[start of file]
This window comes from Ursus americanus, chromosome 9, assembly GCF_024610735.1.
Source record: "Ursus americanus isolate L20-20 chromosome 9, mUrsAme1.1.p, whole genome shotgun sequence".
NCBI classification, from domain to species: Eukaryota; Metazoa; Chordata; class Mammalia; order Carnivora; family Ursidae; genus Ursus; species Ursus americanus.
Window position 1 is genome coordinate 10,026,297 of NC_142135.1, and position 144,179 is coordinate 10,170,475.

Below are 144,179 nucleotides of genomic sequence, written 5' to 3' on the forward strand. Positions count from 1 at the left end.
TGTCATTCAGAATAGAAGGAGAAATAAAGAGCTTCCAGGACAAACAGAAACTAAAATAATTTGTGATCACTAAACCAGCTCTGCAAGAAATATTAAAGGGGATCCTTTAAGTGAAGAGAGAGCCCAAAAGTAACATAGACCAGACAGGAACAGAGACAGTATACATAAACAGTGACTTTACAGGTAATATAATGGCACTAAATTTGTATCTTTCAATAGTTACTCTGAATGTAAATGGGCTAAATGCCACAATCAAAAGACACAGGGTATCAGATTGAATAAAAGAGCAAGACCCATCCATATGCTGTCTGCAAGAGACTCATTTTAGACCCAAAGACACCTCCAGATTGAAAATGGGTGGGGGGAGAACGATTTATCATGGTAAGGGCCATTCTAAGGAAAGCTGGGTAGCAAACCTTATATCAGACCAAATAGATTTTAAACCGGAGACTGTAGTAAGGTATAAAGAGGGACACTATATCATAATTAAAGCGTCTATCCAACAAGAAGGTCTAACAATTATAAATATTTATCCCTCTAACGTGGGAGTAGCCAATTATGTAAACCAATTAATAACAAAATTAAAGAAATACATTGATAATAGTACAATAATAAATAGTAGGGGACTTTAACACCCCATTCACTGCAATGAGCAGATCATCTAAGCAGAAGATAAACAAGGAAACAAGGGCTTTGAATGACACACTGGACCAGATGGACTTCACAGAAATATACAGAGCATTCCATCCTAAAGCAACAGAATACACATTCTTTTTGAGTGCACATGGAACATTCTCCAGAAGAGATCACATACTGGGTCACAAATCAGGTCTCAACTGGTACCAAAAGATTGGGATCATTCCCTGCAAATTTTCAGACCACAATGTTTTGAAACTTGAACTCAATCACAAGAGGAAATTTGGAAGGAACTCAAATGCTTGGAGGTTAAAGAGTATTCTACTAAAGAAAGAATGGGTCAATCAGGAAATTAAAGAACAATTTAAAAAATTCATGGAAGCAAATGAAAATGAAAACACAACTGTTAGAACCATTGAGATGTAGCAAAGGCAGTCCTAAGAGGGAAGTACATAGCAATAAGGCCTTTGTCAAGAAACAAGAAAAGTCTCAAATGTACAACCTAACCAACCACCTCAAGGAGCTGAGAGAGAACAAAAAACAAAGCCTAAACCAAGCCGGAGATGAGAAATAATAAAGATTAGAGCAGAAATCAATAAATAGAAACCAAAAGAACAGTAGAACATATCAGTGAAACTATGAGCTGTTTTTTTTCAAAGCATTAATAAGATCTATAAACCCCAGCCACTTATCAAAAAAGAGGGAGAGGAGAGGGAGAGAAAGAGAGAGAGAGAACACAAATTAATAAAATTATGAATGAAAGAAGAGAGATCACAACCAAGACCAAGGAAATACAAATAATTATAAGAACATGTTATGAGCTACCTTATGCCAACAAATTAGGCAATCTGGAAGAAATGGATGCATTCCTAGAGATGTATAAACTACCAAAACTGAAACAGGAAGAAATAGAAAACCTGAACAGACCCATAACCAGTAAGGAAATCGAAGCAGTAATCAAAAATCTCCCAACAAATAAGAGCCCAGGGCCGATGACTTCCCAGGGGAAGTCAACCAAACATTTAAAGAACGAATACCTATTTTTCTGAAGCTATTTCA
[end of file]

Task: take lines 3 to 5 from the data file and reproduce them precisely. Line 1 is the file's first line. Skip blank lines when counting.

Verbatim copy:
NCBI classification, from domain to species: Eukaryota; Metazoa; Chordata; class Mammalia; order Carnivora; family Ursidae; genus Ursus; species Ursus americanus.
Window position 1 is genome coordinate 10,026,297 of NC_142135.1, and position 144,179 is coordinate 10,170,475.

Below are 144,179 nucleotides of genomic sequence, written 5' to 3' on the forward strand. Positions count from 1 at the left end.